Speaking in an interview with the Swiss newspaper Basler Zeitung published in German on Friday, Zarif pointed to the US’ bid to cut Iran’s oil exports down to zero, and said it is still unrealistic to think Washington can exclude Iran from the oil market.
However, he said, even if all customers of the Iranian crude oil decide to bow to the US pressure, the Islamic Republic has "other means” at its disposal.
Asked to disclose what those means are, Zarif said, “I will not say that. Trump loves the element of surprise, so we'll entertain him.”
In response to a question on how long Iran will remain in the 2015 nuclear deal under the current circumstances, Zarif said, “That depends on the will of the Iranian nation. There was a vocal minority that was against the deal. But when people become even angrier, it could soon be a majority.”
“Still, according to one survey, 51 percent of people support us in staying in the agreement. But we cannot rule against the will of the people,” he added.
Back in May 2018, the US president unilaterally withdrew his country from the Joint Comprehensive Plan of Action (JCPOA), and imposed what he called the “toughest” sanctions ever on the Islamic Republic.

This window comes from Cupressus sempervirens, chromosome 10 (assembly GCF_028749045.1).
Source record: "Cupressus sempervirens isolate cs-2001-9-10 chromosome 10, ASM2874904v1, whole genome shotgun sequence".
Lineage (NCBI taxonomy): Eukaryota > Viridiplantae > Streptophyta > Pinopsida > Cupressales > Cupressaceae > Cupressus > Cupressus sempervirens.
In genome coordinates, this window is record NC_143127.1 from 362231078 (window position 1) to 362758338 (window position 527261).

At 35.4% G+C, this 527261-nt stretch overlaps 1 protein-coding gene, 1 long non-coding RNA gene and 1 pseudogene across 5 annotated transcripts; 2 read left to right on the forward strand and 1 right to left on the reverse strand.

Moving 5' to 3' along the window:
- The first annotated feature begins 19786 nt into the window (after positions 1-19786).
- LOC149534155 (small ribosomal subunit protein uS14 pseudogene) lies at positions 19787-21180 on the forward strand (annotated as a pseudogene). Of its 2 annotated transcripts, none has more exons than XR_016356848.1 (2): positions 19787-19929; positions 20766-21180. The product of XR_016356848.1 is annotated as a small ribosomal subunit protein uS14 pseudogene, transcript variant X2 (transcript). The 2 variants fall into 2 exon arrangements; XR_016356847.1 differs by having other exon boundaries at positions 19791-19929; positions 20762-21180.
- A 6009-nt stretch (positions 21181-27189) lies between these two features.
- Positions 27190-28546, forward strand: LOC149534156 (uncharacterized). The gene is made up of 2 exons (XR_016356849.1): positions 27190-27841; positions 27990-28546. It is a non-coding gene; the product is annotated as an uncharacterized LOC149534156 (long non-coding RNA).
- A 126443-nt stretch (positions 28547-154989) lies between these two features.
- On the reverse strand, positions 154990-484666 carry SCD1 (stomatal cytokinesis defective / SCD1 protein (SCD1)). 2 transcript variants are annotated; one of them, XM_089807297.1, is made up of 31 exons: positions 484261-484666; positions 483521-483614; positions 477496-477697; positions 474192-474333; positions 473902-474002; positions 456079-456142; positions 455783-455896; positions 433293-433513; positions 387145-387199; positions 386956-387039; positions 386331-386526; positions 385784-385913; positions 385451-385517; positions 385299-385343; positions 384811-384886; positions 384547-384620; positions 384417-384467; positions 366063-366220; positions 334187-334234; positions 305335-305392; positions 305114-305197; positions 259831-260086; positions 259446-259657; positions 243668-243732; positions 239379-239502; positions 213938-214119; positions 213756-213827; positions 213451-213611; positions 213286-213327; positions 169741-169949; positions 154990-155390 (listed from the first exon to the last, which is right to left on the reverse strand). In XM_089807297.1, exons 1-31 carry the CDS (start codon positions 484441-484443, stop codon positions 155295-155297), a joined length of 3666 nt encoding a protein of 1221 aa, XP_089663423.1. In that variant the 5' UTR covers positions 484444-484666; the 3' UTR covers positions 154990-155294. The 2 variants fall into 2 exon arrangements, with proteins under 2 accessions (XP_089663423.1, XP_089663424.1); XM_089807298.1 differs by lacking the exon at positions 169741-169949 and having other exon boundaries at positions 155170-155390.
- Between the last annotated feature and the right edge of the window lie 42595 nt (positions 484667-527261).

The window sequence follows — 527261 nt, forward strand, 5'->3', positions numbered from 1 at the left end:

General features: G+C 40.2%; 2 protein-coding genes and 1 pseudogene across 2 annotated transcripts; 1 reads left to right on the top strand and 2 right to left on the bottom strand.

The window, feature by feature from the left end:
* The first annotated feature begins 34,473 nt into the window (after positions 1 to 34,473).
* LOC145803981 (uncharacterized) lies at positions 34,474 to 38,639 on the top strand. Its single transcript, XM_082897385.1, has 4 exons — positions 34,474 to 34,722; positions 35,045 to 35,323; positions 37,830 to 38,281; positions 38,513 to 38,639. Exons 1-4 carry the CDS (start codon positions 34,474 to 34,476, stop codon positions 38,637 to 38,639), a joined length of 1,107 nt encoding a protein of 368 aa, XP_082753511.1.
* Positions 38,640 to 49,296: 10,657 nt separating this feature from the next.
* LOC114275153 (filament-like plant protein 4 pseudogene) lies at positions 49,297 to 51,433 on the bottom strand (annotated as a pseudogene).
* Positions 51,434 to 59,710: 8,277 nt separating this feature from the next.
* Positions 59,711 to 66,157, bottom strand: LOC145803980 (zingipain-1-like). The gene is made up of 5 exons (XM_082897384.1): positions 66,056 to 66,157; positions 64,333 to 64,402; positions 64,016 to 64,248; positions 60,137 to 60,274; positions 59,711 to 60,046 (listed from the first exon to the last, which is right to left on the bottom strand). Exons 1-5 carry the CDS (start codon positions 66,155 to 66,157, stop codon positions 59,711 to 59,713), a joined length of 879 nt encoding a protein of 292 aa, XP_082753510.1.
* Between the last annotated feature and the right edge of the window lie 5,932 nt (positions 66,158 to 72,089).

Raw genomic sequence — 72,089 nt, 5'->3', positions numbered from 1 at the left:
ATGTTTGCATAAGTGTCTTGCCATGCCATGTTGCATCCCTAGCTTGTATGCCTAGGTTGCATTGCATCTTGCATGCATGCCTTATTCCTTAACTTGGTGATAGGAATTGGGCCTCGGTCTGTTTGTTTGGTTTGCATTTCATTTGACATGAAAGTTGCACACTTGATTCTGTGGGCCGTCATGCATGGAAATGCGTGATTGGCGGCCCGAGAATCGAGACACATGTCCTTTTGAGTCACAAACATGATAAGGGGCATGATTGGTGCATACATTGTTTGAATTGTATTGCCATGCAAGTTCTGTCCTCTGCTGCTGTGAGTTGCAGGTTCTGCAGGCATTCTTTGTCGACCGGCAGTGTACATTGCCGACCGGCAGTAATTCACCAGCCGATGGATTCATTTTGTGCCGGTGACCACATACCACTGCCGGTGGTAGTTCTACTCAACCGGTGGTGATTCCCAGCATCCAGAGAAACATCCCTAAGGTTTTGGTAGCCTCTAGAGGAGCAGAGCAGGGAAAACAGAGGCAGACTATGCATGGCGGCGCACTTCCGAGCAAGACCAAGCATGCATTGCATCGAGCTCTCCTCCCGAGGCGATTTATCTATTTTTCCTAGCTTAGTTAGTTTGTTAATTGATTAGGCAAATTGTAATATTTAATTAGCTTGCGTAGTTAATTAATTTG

On January 31, France, Germany, and the UK launched a special payment mechanism named the Instrument in Support of Trade Exchange (INSTEX) in a bid to protect European business links with Tehran by circumventing the American bans.
The Special Purpose Vehicle (SPV) is initially intended to be used for selling food, medicine and medical devices to Iran, but it could be expanded to cover other areas of trade in the future.
“When the US withdrew from the nuclear agreement, the other states entered into a series of commitments, which included 12 points. This financial mechanism is not one of them; it is only a prerequisite for the implementation of the promises,” Zarif said in the interview.
“The nuclear agreement provides for the normalization of economic relations [between Iran and the world]. A barter trading system like INSTEX is not normalization,” he added.
“We are ready to live with it, because we do not want to ask too much from the partners in Europe. But INSTEX is firstly not yet in operation, secondly the construction took nine months. And third, there must be money in there,” Zarif said.
“Money will only be there when there is trade, oil deals, and investment in Iran. That's what's needed.”